UCSD ID cards not totally useless

    I snorted impatiently for about seven minutes, pacing down a 15-or-so meter stretch of sidewalk in front of Macy’s. I was anxious because I had an appointment, the kind of appointment where they keep you in a vinyl office chair, strap a shower cap filled with electrodes to your melon and ask you to click a button while colorful lights blink on and off. … Or something like that. Knowing that it takes the shuttles somewhere between 20 and 25 minutes to take me from UTC, on the easternmost end of the route, to Mandeville, my time was slowly running out.

    The first indication of the shuttle is always the sound of the jake brake as the bus makes the final turn into the southern driveway of the mall. At this sound, I instinctually whipped out my wallet, flopped it open, and reached for my student ID card. In its place was nothing but empty leather. I thought back to Chipotle the day before, when I dropped it back into my jacket’s lapel pocket, and replayed this scene about four times, each time ending with the image in my mind’s eye of the jacket slumped over the back of my kitchen chair, the ID burning a hole in the pocket of the jacket, along with the three dollars I probably left in there — approximately one quarter of my net worth. “Big fucking deal,” I thought, absolutely sure that the combination of sympathy, my house shirt from first year in the res. halls and a bag full of notes for UCSD classes could vouch for my identity enough to get me one ride without my ID. I, of course, was mistaken. Somewhere in McGill hall, a researcher penalized some unconscionable asshole for making an experiment appointment and never showing up.

    The eyes of the shuttle driver told me that she was afraid, afraid of the consequences for helping out a fellow student against her orders to enforce IDs on the shuttle. If the driver had been one of the aged “career drivers,” I could have forgiven them; it is only from fellow students that I expect the sympathy that I would afford any of them. So I drove home and fetched my ID (and three dollars) out of my limp jacket. What would you do?

    In order to get onto a Cityshuttle these days (anywhere except at the Mandeville stop), you must have a UCSD ID. You must pull the ID out from behind your ass, or from a backpack, bag, purse or whatever you use to carry your useless-except-for-the-purpose-of-getting-you-on-the-shuttles-and-a-free-drink-at-Chipotle ID. This is the policy, and despite how much effort it takes to produce your papers on command, it makes sense. Ever been left behind at a stop because the shuttle was too full? Imagine some ugly mook (easier to hate ’em that way) hitching a ride on the shuttles for some trivial, nonacademic reason, while you wait there, missing whatever categorically important thing you should be doing. Let this alone be your justification for getting the ID out, even though there is a laundry list of reasons this policy makes sense — just ask Frank “Frankie” Buono III, the manager of the Cityshuttle program. Just like you need your ID to buy booze, and assless chaps to be Prince, you need a student ID to get on the shuttle. Them’s the facts of life.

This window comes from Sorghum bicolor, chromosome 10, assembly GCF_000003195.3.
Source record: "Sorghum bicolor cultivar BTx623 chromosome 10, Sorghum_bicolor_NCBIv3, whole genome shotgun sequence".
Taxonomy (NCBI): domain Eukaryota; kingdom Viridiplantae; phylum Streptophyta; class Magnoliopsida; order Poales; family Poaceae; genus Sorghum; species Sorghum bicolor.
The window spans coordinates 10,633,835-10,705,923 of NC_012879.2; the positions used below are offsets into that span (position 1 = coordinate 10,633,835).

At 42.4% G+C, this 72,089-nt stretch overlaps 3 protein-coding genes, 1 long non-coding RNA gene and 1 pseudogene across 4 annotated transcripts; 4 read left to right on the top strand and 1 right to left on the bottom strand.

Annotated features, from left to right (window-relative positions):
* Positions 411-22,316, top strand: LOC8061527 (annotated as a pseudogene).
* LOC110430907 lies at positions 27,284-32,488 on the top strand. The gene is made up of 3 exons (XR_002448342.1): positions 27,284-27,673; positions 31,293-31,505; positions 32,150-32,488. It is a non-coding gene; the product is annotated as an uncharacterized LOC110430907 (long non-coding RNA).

This doesn’t mean that the drivers who turn away students can get off scot-free. I quote Frankie the boss-man himself: “Drivers would not be fired if they allowed someone on the bus without an ID card … drivers are asked to adhere to the policy as much as possible.” Let me interpret this (or put my own probably incorrect spin on it). Drivers, don’t be dicks to fellow students. If they claim to have no ID, see if they have an overpriced reader (we all have one of those), or ask them a question to which only UCSD students know the answer (from “Who’s playing at Sun God?” to “How’d the UCSD football team do last year?”): If they don’t know, fine, keep their ignorant asses off of my bus. That being said, for all those who ride, when you see that shuttle coming, get out your ID, or get out your proof of studenthood, or turn around and start walking.

    I could not ask for such grace and discretion from the fellow students that drive Cityshuttle without asking the 7,500 daily riders for something as well: respect for the drivers as well as the rest of us riding the bus. The buses are on a schedule because people need to be places. So if the bus is pulling away and stops for you, you’d better run, not walk to it. At school, when the bus is barreling down the hill, don’t leap in front of it because you’re in a hurry — the rest of us on the bus are in a hurry, too –– another shuttle will show up in no more than 10 minutes. Maybe you should take up smoking. Then you’ll have something to do while you wait — and you really should wait. On the topic of the brakes, try to pull the cord well before the stop. The buses are harder to stop than Tom Cruise’s Porsche 928 in “Risky Business.” Again with the IDs. Does it seem to take a long time now that they’re checking IDs? Well, first, you’re wrong. Second, we can solve this problem by attempting to get out our IDs for the shuttle sooner. Yes, really.

    The key to the utopian Cityshuttle experience is civility from both sides. Riders, you don’t have to be taciturn, impatient assholes — you have the rest of your lives to do that, and boy, does it get tiring. Drivers, help us out here; sometimes things are forgotten (hell, I left my keys in the refrigerator once), and classes, midterms and appointments don’t stop just because we forgot our IDs. It’s time for all of us to accept the privilege of the Cityshuttle (it saves me and you a couple hundred clams on parking) and try to remember, as burdensome as it may be, get out those IDs. One last thing: Say “thank you” to the drivers — it makes their day.

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